Volpara Solutions has expanded its existing relationship with GE Healthcare by making the tech giant the global distributor of its VolparaDensity software.
In use in more than 35 countries, VolparaDensity utilizes machine learning to analyze mammograms and provide automated, objective, and volumetric breast density assessments to help radiologists determine if patients require supplemental testing to confirm the presence of breast cancer. The expansion extends its use to GE customers outside of the U.S.
“Volpara Solutions and GE Healthcare have been partnering in the United States since 2015. Now GE customers outside of the United States can also purchase VolparaDensity bundled with GE's breast imaging modalities such as the Senographe Pristina and the Invenia Automated Breast Ultrasound (ABUS),” Dave Mezzoprete, director, business development of Volpara Solutions, told HCB News. “Volpara and GE can provide truly comprehensive dense breast screening.”
Around 40-50 percent of women in the U.S. possess dense breast tissue, a condition which raises the risk of developing breast cancer in one’s lifetime, and can obscure the presence of tumors and prevent them from being detected during routine 2D and 3D mammograms. Awareness of the risks of dense breast tissue is growing, as evidenced by the recent passage
in the U.S. of a law requiring all mammography reports to include up-to-date information on the density of a patient’s breast tissue.
The use of advanced screening options, such as breast MR and breast ultrasound, including GE’s ABUS system, can more easily pick up on breast cancer, as evidenced, according to Mezzoprete, by the initial findings from a Dutch trial presented at ECR, which indicate a dramatic drop in the number of interval cancers for women with high volumetric breast density when subjected to these forms of imaging.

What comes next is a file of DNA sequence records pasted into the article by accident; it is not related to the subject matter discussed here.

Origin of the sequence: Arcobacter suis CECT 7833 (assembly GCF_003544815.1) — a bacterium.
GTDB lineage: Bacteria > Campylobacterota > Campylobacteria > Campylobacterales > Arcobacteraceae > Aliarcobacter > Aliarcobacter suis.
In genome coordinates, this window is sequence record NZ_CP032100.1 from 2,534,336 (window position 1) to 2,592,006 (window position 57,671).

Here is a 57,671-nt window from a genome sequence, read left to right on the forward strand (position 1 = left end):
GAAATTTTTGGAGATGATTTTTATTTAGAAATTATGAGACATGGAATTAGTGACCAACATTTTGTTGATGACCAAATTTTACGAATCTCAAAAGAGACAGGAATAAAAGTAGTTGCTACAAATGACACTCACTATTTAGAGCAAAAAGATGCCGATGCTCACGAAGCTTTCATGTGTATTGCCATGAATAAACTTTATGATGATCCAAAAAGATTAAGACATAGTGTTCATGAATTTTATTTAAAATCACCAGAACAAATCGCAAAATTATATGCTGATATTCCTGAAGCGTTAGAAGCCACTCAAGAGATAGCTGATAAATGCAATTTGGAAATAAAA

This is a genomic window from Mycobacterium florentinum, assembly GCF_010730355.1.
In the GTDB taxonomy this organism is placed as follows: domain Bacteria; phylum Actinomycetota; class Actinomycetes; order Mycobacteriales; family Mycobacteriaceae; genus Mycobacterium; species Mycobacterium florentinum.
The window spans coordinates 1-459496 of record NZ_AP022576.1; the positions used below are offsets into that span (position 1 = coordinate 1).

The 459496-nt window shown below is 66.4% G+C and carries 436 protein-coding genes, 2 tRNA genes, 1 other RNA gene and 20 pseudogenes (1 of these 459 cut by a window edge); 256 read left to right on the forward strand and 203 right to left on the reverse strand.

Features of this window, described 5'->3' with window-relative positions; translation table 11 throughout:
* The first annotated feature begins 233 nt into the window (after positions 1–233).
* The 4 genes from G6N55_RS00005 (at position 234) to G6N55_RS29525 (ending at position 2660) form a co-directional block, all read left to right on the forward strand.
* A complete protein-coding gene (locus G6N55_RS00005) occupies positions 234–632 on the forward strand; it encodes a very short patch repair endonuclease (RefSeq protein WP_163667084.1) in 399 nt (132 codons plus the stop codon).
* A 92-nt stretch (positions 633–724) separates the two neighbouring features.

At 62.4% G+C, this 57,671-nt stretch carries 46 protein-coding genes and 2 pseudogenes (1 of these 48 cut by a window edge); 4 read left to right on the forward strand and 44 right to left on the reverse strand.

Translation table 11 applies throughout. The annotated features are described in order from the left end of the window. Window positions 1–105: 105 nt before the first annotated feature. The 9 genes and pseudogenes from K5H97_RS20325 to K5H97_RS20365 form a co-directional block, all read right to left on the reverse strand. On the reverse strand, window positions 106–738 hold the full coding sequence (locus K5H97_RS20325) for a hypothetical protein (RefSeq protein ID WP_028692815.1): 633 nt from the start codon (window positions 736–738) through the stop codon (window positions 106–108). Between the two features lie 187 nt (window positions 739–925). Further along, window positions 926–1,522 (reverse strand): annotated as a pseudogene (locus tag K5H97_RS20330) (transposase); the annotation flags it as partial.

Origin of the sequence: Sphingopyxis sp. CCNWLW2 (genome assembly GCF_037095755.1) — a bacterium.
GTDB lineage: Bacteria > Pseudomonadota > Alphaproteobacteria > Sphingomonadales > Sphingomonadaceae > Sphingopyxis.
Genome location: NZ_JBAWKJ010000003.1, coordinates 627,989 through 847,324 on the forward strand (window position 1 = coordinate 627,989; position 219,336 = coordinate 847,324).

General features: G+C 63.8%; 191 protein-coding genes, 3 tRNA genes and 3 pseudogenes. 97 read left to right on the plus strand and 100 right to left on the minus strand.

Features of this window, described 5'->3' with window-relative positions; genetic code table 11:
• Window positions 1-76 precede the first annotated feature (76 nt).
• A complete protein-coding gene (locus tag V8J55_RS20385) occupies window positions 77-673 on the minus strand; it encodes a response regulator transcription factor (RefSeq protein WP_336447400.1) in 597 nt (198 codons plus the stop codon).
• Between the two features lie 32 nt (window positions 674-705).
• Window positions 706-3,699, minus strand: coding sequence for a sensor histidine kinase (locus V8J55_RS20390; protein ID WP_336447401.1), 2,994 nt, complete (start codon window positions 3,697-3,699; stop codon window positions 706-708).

Designed to assign a breast density category in correlation with the fourth and fifth editions of the BI-RADS model, another study in 2018 found the clinical application to be on equal footing
with the subjective evaluations of radiologists in accurately predicting a woman’s risk of developing breast cancer and the risk of interval cancers. Women with extremely dense breasts who were assessed with the system had a 5.65 times higher risk of interval cancer and a 1.43 times higher risk of screen-detected cancer than women with scattered fibroglandular densities.
The system is backed by more than 100 peer-reviewed papers in all, and more than 250 publications.
“The success and validation of VolparaDensity, with more than 100 peer-reviewed published papers, provides strong clinical support for dense breast screening and is an important driver of density awareness among clinicians,” said Mezzoprete. “When bundled together, VolparaDensity and the GE imaging modalities are ideal for dense breast screening. Facilities have access to a simple solution for ensuring that patients receive optimal screening when the sensitivity of mammography alone is too low.”
The system is FDA cleared and CE marked, and approved for use by Health Canada and Australia’s Therapeutic Goods Administration.